Such a naïve view of pageantry, on- or off-stage, underestimates its political dimension. Whether pageantry at court, pageantry by or for the commons, or pageantry in the drama, these displays all share a political purpose beyond their obvious function as entertaining spectacle. That political purpose of course varies with the occasion, and this study in no way seeks to link court with commons with theater pageantry: the concern here is simply to assert and examine a political bias to pageantry, not to trace connections from historical monarch to civic display to dramatic character.

This point of view, the assertion that all pageantry is inherently political, also may seem naïve because it rests on very basic and often overlooked human factors. In general, people seldom spend time, effort, and money unless either they have to or else they get something of value in return, a generalization particularly apt to the intermittently parsimonious Tudors and consistently parsimonious middle-class Elizabethans. For these tremendously expensive displays to continue, as they did year after year, both royalty and commons must have received satisfaction, one aspect of which was visible advertising: a city's prestige or loyalty, a guild's products or skills, a king's power.3

Content aside, the mere fact of such presentations was a political statement, whether the impressive display of a victorious king's person or the purposeful Harmony of Heaven pageant contrived for Henry VII's first visit to the city of York. Part of rising nationalism, class identity, civic pride, and conscious governance, pageantry can be viewed as a reflection of social and political phenomena rather than as disengaged entertainment.4 The medieval and Renaissance dramatic records, which give detailed accounts of civic pageantry, support such a political interpretation of spectacle. That interpretation, in turn, encourages a reexamination of the verbal and visual ways in which Shakespeare presents pageantry in the four plays from Richard II to Henry V, plays often cited as devoid of pageantic spectacle.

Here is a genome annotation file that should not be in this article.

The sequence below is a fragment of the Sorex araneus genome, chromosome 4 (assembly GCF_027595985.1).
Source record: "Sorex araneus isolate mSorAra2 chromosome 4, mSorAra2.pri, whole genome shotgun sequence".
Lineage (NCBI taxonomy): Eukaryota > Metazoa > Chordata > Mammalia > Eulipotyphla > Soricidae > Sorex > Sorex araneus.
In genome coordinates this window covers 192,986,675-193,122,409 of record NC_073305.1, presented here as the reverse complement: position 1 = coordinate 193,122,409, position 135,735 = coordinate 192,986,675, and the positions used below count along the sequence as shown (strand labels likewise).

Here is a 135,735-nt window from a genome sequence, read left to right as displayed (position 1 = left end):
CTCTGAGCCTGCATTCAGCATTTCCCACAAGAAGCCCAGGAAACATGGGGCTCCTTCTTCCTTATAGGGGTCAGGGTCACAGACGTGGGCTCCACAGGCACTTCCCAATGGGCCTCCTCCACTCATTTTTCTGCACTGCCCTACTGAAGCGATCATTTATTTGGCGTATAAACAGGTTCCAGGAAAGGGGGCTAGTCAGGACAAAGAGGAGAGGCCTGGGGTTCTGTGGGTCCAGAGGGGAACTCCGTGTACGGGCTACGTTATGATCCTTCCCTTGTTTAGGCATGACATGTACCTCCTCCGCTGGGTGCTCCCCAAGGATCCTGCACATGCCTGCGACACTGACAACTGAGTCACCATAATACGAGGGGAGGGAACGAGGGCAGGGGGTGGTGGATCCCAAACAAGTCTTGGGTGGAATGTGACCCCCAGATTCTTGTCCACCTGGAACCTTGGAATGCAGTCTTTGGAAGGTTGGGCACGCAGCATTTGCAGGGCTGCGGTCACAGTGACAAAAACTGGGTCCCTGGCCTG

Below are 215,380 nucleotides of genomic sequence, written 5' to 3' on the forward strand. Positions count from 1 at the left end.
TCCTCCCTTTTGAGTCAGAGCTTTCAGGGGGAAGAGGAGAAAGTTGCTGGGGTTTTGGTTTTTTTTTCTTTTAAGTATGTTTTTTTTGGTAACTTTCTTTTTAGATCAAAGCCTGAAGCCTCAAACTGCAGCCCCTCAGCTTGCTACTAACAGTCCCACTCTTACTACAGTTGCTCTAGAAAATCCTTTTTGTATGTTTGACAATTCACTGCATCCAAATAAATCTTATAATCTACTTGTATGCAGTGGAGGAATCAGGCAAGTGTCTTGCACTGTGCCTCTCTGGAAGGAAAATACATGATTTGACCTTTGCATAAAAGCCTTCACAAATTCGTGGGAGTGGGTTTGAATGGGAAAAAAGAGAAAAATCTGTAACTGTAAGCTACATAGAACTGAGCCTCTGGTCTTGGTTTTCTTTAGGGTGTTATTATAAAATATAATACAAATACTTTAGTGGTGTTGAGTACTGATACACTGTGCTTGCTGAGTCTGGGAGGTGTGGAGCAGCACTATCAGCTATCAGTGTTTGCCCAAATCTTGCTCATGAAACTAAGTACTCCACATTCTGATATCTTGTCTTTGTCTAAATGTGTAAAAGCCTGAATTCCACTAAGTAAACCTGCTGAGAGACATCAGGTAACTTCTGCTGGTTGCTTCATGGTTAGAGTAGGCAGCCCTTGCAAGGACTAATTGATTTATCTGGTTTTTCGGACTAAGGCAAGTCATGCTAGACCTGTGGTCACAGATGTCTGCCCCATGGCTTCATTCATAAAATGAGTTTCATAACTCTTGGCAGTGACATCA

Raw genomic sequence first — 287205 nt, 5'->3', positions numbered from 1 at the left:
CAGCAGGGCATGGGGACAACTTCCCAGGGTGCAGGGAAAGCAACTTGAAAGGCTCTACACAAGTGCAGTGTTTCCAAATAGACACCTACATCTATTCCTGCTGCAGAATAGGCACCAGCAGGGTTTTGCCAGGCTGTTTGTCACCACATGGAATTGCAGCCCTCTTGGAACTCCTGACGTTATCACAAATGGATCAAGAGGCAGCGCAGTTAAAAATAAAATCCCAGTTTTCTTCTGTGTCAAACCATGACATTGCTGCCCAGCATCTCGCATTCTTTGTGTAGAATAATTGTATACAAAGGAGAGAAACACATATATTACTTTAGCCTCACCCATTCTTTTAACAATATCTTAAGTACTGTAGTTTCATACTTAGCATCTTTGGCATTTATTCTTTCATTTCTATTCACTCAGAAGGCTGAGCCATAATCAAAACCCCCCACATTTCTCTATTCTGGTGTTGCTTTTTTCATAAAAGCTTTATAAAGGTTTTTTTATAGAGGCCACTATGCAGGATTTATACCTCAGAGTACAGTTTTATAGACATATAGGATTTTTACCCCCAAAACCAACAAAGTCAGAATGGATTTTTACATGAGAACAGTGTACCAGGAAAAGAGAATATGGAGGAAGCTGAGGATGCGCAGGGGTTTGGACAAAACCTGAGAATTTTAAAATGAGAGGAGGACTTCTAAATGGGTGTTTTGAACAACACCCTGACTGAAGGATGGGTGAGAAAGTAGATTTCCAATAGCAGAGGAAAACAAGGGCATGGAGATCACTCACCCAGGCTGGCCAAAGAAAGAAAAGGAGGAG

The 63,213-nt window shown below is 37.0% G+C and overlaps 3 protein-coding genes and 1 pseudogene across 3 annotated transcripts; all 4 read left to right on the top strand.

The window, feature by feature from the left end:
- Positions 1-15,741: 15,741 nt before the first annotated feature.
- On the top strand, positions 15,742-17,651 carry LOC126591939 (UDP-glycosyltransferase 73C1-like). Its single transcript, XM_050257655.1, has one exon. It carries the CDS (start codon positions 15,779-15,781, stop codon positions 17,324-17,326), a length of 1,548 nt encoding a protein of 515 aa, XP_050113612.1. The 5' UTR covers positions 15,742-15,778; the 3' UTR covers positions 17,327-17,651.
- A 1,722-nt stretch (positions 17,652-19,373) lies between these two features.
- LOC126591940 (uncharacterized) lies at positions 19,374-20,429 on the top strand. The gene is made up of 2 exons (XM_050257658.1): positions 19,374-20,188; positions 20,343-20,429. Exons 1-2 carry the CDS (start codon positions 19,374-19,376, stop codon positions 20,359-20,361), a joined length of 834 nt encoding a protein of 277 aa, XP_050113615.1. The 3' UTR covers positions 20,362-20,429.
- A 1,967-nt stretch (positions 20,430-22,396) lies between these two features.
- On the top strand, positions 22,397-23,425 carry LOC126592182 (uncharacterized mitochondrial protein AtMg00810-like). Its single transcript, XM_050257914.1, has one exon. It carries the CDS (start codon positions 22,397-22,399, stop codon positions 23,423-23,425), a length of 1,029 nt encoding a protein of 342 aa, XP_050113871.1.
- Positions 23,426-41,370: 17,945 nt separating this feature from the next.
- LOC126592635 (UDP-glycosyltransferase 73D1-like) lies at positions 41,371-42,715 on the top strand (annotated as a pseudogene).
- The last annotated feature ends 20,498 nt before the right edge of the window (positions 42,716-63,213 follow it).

These four plays are particularly interesting because they picture a world in change: the fall of a divine-right king, the rise of a citizen king, the washing off of balm, the very process of exchanging kingly robes for an almsman's gown, a progress from the flower of all chivalry to the mirror of all Christian kings. Because the concept of governance changes in these plays, one might expect Shakespeare's treatment of pageantry, the display of governance, to change as well, and so it does. Instead of innocent, timeless ritual or popular entertainment alone, pageantry in these plays can be defined as the calculated public display of the king's person and the commons' response to such a display, what Richard II calls “respect, / Tradition, form, and ceremonious duty” or what Henry V characterizes as “general ceremony … place, degree and form, / Creating awe and fear in other men.”5 Rather than static spectacle, pageantry or ceremony is a gauge of the king's power, a metaphor for the way in which and the success with which he governs.

In the “citizen king” plays, one might expect an abundance of civic pageantry, the kings' public appearances to the commons. Here kingship ostensibly is based on the goodwill of the commons, and here are kings who lose or gain their thrones by their relation to and manipulation of the people they govern. Instead, however, of presenting civic pageantry on stage in these plays, Shakespeare seems to rely on his audience's knowledge of such pageantry, reinforcing that knowledge with numerous textual references to the commons and their displays of power. To argue thus, that civic pageantry is a thematic force albeit not a visual one in these plays, is no more farfetched than to argue that the Elizabethan audience's familiarity with Renaissance psychology, rhetoric, or fashion informs other plays.